The Human Chair  

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Kunstformen der Natur (1904) by Ernst Haeckel
Kunstformen der Natur (1904) by Ernst Haeckel

"The Human Chair" (人間椅子, Ningen-isu) is a short story by Japanese author and critic Edogawa Rampo. It was published in the October 1925 edition of the literature magazine "Kuraku" (苦楽). It is the story of a man who hides in a sofa to feel the persons who sit in him. it. This tale was filmed in 1997 by Toshiyuki Mizutani (Isola).


After seeing her husband off to work, the young author identified only as Yoshiko sets off to read the large collection of letters she received from other young authors. These are often letters containing samples of their work for critique. One large envelope contains a letter.

The letter-writer does not provide his name. The letter is a confession of crimes. The letter-writer has no family or friends, and claims to be "ugly beyond description". He is a chair maker and loves his work and all the chairs he creates, even going so far as to claim some sort of intangible connection to his work.

One day, after the completion of a luxurious sofa commissioned for the lobby of a new hotel, he realized that it was his masterpiece. Reluctant to part with it, he reshaped the inner structure of the sofa to allow one human being to sit inside of it. Inside the sofa he packed enough food and water for a few days. After instructing his assistant to organize the pickup of the sofa, he climbs inside. The sofa is then transported to the lobby of the hotel.

Over the next few days, he stayed in the sofa during the mornings and afternoons. It is during these times that he had his only interactions with the people who chose to sit on the sofa. They are often affluent visitors. He becomes very familiar with those people who stay there regularly. He even claims to be able to recognize people simply from the weight and shape of their bodies, as well as their smell. He confesses that often he has found himself falling in love with some of the women who sit on him. He repositions his body beneath them to make them comfortable, reveling in the comments people make on the extraordinary comfort and luxury of the sofa.

At night, however, he exits the sofa and engages in truly criminal activity. At night when the lobby is closed and the guests are sleeping, he crawls out of the sofa and burglarizes the rooms of the guests of the hotel. He claims to have amassed a large fortune due to these extra activities and has extended his stay from a few days into several months.

After several months of living in the sofa, he learned that the hotel was put under new management. The new administrators demanded a more frugal and Japanese aesthetic for the hotel, to make it more affordable. The sofa was auctioned off and relocated into the home of a Japanese political official. In this part of his letter, he admits that he has fallen in love with the wife of this official. This new woman is a fan of literature, and as such often reads on his sofa. He has become familiar with this woman like no other before her. As a privately-owned sofa, he now has intimate knowledge of his owner.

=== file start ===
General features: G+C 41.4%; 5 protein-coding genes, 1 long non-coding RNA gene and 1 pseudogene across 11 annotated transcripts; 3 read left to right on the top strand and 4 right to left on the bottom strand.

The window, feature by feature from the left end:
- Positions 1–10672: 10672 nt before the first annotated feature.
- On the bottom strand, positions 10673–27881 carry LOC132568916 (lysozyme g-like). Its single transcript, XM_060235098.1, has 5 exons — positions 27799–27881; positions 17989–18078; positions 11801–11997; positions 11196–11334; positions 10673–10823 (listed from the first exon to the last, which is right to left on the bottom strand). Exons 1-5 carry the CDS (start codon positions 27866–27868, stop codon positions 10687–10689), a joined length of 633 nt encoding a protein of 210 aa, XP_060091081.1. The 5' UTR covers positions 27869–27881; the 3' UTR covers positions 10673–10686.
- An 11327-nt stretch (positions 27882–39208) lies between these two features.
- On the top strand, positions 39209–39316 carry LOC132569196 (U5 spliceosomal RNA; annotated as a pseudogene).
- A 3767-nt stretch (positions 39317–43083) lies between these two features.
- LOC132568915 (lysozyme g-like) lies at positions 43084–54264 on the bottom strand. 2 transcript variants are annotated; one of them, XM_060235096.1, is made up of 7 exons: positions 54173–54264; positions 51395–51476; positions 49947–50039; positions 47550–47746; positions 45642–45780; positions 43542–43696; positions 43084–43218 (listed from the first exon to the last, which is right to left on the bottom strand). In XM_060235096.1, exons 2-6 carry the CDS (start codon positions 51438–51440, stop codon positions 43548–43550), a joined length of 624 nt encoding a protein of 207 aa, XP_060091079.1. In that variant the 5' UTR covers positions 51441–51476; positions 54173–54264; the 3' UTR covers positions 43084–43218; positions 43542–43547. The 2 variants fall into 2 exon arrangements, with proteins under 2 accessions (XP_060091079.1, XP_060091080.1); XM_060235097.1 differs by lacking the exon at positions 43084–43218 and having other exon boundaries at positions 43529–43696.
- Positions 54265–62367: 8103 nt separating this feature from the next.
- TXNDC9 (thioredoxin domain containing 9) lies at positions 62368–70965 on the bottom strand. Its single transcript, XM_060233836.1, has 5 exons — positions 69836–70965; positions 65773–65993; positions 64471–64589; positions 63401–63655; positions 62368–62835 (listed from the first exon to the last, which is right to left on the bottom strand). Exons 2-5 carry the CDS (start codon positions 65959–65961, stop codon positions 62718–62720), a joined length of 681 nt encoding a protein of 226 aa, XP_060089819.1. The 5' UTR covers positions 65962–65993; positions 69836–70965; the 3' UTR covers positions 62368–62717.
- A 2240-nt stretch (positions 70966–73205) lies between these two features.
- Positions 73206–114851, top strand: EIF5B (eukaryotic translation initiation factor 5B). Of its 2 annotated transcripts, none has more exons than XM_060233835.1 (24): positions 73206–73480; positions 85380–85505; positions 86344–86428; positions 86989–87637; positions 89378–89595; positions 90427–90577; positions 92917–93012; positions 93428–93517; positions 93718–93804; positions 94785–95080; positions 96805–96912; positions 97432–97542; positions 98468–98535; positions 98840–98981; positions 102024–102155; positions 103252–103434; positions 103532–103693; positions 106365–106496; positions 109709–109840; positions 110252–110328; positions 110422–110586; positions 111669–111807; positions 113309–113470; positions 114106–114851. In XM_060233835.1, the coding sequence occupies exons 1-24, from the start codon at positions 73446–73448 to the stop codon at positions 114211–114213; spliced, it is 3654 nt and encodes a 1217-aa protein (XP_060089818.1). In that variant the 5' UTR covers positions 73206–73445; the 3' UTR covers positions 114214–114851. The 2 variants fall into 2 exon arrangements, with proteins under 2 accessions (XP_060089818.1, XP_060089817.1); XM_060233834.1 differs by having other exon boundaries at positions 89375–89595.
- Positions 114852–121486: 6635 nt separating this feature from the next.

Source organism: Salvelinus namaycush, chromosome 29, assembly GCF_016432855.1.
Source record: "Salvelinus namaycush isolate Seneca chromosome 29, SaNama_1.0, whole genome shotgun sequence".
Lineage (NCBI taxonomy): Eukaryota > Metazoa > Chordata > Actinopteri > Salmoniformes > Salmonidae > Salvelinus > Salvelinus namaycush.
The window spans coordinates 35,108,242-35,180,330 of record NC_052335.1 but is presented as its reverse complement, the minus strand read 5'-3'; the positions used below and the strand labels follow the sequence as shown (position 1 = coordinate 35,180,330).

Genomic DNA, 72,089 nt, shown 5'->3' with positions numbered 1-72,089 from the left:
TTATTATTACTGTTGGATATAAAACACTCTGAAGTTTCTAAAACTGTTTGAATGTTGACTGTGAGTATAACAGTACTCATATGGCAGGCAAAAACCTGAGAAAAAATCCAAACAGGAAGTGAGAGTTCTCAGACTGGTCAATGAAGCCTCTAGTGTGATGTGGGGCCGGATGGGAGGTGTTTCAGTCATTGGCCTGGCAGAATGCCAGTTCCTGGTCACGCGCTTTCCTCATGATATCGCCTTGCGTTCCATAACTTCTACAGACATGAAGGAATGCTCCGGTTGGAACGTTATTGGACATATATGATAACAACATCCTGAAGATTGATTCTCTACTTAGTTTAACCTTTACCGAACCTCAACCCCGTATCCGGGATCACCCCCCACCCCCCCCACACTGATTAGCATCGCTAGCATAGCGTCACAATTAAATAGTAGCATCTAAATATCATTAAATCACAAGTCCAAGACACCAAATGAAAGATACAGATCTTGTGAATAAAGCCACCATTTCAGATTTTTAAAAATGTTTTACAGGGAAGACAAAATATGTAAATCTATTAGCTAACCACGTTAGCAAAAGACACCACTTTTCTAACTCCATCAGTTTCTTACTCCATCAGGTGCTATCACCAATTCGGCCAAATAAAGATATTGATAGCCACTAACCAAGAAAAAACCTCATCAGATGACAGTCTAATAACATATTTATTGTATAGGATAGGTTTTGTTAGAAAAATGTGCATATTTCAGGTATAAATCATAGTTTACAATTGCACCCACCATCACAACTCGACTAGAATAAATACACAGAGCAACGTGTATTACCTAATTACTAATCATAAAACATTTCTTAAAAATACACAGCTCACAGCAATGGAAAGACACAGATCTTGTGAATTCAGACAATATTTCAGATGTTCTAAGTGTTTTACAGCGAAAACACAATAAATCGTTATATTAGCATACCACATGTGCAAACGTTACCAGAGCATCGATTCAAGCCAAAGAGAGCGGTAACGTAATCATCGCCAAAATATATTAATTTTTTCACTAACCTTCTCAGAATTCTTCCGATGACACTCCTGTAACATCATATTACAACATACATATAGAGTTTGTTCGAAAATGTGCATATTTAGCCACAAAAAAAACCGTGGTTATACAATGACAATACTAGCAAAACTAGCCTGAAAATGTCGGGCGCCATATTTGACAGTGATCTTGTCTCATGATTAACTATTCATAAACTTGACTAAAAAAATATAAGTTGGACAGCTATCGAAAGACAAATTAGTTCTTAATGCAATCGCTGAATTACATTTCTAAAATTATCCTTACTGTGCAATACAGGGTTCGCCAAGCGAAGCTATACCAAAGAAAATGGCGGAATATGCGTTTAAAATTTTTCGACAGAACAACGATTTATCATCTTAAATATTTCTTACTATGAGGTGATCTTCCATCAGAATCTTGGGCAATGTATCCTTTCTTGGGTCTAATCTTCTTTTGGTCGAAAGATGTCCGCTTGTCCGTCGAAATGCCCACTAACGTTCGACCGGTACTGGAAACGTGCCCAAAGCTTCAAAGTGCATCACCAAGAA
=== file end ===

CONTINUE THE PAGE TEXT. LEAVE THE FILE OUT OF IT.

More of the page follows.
He begins to describe in detail the woman, the house she lives in, and her husband. Horrified, Yoshiko realizes that the woman he describes in the letter must be her. At the end of the letter, the writer requests that Yoshiko allow him to meet her. She can signal her acceptance by leaving a lit candle out at night. In terror, Yoshiko jumps off the sofa and runs to the other side of the house. As she contemplates the situation, her maid delivers the daily mail to her. She finds a letter addressed from the same chair maker. In the letter, he tells her that the previous letter was nothing but a manuscript of a sample of his work, based on pure imagination and the knowledge that she had recently purchased that particular sofa. He then requests a response. In the final line of his letter, he states that he intends to title the story "The Human Chair".


Yoshiko (佳子) Yoshiko is a young and already well-respected author in Japanese literature. She daily receives letters from other aspiring young authors asking for her criticisms and opinions of their work. One day, she receives a strange letter from the couch maker.

"I" (私) Author of the letter sent to Yoshiko. A self-proclaimed master chair and couch maker, he claims to be ugly if not physically deformed in some way. He uses the letter to Yoshiko to confess his crimes. In the end, however, he turns out to be an aspiring author and his letter nothing but the manuscript to a short story of his own writing.

Unless indicated otherwise, the text in this article is either based on Wikipedia article "The Human Chair" or another language Wikipedia page thereof used under the terms of the GNU Free Documentation License; or on original research by Jahsonic and friends. See Art and Popular Culture's copyright notice.

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